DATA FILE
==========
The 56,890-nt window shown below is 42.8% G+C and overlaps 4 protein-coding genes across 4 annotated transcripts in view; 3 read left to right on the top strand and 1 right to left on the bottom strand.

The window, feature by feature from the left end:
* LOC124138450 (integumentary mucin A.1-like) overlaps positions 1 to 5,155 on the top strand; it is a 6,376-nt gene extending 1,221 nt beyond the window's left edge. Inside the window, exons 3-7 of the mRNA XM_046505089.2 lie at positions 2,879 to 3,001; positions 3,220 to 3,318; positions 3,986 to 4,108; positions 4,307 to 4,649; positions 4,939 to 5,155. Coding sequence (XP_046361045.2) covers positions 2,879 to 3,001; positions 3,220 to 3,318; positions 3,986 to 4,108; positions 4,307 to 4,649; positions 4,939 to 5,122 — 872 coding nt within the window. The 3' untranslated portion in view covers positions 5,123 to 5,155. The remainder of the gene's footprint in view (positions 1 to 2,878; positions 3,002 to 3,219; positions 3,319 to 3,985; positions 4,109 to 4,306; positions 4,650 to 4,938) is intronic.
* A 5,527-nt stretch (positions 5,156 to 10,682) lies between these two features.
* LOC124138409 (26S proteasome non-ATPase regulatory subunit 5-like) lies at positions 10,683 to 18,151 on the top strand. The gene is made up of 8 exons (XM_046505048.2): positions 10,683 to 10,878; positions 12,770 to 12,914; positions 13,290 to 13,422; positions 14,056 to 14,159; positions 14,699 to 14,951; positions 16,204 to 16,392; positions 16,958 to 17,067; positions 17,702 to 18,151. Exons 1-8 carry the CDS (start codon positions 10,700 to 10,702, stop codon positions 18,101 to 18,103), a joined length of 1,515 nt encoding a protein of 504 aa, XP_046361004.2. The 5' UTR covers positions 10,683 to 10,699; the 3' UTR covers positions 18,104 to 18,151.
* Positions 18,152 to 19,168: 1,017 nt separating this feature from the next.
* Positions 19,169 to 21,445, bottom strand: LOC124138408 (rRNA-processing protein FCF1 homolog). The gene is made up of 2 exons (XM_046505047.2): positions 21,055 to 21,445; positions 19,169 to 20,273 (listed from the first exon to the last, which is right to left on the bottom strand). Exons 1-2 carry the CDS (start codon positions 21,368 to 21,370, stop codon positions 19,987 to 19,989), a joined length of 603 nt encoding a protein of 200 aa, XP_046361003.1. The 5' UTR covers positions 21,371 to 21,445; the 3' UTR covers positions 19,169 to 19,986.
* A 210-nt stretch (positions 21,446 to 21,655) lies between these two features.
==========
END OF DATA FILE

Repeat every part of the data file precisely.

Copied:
The 56,890-nt window shown below is 42.8% G+C and overlaps 4 protein-coding genes across 4 annotated transcripts in view; 3 read left to right on the top strand and 1 right to left on the bottom strand.

The window, feature by feature from the left end:
* LOC124138450 (integumentary mucin A.1-like) overlaps positions 1 to 5,155 on the top strand; it is a 6,376-nt gene extending 1,221 nt beyond the window's left edge. Inside the window, exons 3-7 of the mRNA XM_046505089.2 lie at positions 2,879 to 3,001; positions 3,220 to 3,318; positions 3,986 to 4,108; positions 4,307 to 4,649; positions 4,939 to 5,155. Coding sequence (XP_046361045.2) covers positions 2,879 to 3,001; positions 3,220 to 3,318; positions 3,986 to 4,108; positions 4,307 to 4,649; positions 4,939 to 5,122 — 872 coding nt within the window. The 3' untranslated portion in view covers positions 5,123 to 5,155. The remainder of the gene's footprint in view (positions 1 to 2,878; positions 3,002 to 3,219; positions 3,319 to 3,985; positions 4,109 to 4,306; positions 4,650 to 4,938) is intronic.
* A 5,527-nt stretch (positions 5,156 to 10,682) lies between these two features.
* LOC124138409 (26S proteasome non-ATPase regulatory subunit 5-like) lies at positions 10,683 to 18,151 on the top strand. The gene is made up of 8 exons (XM_046505048.2): positions 10,683 to 10,878; positions 12,770 to 12,914; positions 13,290 to 13,422; positions 14,056 to 14,159; positions 14,699 to 14,951; positions 16,204 to 16,392; positions 16,958 to 17,067; positions 17,702 to 18,151. Exons 1-8 carry the CDS (start codon positions 10,700 to 10,702, stop codon positions 18,101 to 18,103), a joined length of 1,515 nt encoding a protein of 504 aa, XP_046361004.2. The 5' UTR covers positions 10,683 to 10,699; the 3' UTR covers positions 18,104 to 18,151.
* Positions 18,152 to 19,168: 1,017 nt separating this feature from the next.
* Positions 19,169 to 21,445, bottom strand: LOC124138408 (rRNA-processing protein FCF1 homolog). The gene is made up of 2 exons (XM_046505047.2): positions 21,055 to 21,445; positions 19,169 to 20,273 (listed from the first exon to the last, which is right to left on the bottom strand). Exons 1-2 carry the CDS (start codon positions 21,368 to 21,370, stop codon positions 19,987 to 19,989), a joined length of 603 nt encoding a protein of 200 aa, XP_046361003.1. The 5' UTR covers positions 21,371 to 21,445; the 3' UTR covers positions 19,169 to 19,986.
* A 210-nt stretch (positions 21,446 to 21,655) lies between these two features.